Garrett Wilson has been in the position in which Tyreek Hill and Jaylen Waddle will find themselves Sunday at MetLife Stadium: Lining up as a receiver and seeing one safety deep, the cornerback opposite him on an island, all alone.
“Every receiver will say when you see single-high and you know you got a vertical route, your eyes get a little bit big and you get excited, man,” Wilson told The Post on Friday afternoon. “You feel like you can’t be guarded.”
The Jets will not be so rigid against the Dolphins this weekend, but if the injured Hill (quad) and Waddle (groin), both listed as questionable, do indeed play, they will line up against a heavy share of one-high coverage, and yes, their eyes will be lighting up.
Adding to the intrigue of that chess game is that the Jets’ safeties are coming off a standout performance in Pittsburgh. After struggling through the first three weeks, the safeties combined for three interceptions (two by Lamarcus Joyner and one by Jordan Whitehead) against the Steelers.
The focus will mostly be on the corners, particularly when the Jets stay in their primary coverage looks, but there may yet be a role for the safeties to play.
“I think we just played more disciplined,” Whitehead told The Post. “We didn’t change anything [against Pittsburgh], had the same defense out there. We’re starting to get it.
“First time with the defense, new DB group. We’re learning. Every week.”
This test, of course, could be much tougher.
While with Tampa Bay, Whitehead went up against Hill, then with the Chiefs, twice in the 2020 season, including in the Super Bowl. The Buccaneers, he said, played one of those games primarily in single-high and the other with two safeties deep.
“I think they both kinda worked,” he said. “It’s just like the right play, right time. Coach can call anything, any defense, he’s got the guys executing them. We got cover-three stuff that can take away every play. Guys just gotta be disciplined.”
What about Hill and Waddle, who come into the week with 477 and 381 receiving yards, respectively, to their names?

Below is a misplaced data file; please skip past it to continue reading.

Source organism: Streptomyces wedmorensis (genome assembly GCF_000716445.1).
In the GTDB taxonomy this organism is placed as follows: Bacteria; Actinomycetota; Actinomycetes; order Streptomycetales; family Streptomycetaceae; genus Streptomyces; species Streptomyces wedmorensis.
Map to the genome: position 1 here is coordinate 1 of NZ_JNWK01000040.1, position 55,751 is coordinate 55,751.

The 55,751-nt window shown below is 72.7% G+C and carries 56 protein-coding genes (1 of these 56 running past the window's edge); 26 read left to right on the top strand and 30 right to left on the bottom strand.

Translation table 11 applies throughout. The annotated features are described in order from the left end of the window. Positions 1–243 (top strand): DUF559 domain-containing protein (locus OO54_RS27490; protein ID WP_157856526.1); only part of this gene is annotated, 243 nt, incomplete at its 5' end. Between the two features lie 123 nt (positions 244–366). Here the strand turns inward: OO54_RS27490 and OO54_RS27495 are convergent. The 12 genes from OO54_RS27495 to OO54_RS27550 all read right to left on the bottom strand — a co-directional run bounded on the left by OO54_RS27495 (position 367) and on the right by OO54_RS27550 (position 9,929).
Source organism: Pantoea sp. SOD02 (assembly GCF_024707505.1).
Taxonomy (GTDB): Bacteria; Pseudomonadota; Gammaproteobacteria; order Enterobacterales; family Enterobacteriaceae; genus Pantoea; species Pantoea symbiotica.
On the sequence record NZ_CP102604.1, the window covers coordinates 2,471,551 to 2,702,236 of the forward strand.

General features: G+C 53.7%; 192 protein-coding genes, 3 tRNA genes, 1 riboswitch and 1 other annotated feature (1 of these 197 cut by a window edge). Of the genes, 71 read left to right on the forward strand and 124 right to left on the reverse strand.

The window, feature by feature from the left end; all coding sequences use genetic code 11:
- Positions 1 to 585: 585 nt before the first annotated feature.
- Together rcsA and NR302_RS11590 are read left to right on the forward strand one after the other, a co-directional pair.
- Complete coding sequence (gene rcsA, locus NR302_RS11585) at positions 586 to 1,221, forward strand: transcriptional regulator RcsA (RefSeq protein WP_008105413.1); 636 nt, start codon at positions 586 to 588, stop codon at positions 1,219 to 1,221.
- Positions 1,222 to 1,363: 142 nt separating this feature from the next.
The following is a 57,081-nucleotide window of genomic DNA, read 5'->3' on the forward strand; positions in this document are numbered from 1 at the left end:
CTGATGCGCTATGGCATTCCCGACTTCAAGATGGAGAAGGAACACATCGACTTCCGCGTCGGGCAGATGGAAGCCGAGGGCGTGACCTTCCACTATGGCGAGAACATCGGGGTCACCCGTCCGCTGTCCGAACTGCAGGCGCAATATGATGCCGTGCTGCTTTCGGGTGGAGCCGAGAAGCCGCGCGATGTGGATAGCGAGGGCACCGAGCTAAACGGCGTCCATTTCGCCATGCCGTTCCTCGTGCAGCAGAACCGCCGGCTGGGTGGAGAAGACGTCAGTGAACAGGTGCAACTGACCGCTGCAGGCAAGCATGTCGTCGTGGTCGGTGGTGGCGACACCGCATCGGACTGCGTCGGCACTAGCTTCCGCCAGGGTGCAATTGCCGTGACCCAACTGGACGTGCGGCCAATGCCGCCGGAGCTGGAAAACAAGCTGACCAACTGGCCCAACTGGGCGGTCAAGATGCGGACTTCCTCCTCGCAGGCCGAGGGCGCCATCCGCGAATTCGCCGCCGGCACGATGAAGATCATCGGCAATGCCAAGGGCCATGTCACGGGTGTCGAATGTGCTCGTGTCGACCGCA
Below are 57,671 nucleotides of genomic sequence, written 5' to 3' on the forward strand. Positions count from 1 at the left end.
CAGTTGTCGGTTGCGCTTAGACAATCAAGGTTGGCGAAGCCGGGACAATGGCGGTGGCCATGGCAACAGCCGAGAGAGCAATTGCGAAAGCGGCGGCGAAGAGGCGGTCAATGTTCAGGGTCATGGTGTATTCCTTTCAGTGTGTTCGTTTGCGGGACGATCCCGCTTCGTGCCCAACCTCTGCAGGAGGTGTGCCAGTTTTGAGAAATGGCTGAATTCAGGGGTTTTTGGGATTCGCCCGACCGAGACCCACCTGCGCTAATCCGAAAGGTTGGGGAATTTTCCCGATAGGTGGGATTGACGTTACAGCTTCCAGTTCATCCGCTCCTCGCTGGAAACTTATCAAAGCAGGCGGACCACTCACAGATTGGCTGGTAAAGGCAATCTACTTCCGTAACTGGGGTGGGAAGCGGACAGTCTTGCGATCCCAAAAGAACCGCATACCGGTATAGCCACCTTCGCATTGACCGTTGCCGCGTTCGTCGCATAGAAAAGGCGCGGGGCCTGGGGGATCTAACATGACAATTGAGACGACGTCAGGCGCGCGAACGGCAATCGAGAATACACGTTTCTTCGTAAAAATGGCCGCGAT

“They’ve got the speed, four flats, 4.1 [40-yard-dash times],” Whitehead said. “They’re great, fast receivers that you gotta know where they’re at at all times. That’s the objective.”
Defensive coordinator Jeff Ulbrich said Thursday that the amount of motion the Dolphins use adds another layer to covering them. The play of his safeties against Pittsburgh, though, is a positive he hopes can carry through this week and the rest of the season.
“Them getting going like this is exciting for the entire unit because we’ll go a little bit as they go in that way, because there is so much predicated not only on their play but their communication and their ability to run out defense from the back end,” Ulbrich said. “Having time on task from a back end standpoint is one of those things that I think is highly underrated in this league.
“You look around the league and the great defenses, it’s the ones that have had continuity, the same system, the same players, especially from the safety position. You look at the San Franciscos, the Buffalos, those guys have had a ton of time on task doing the same stuff over and over again where it becomes unconscious competence.”
That is a lofty goal. And if the Jets face Miami’s star duo on Sunday, they will end the day knowing just how close they are to reaching it.
This content was originally published here.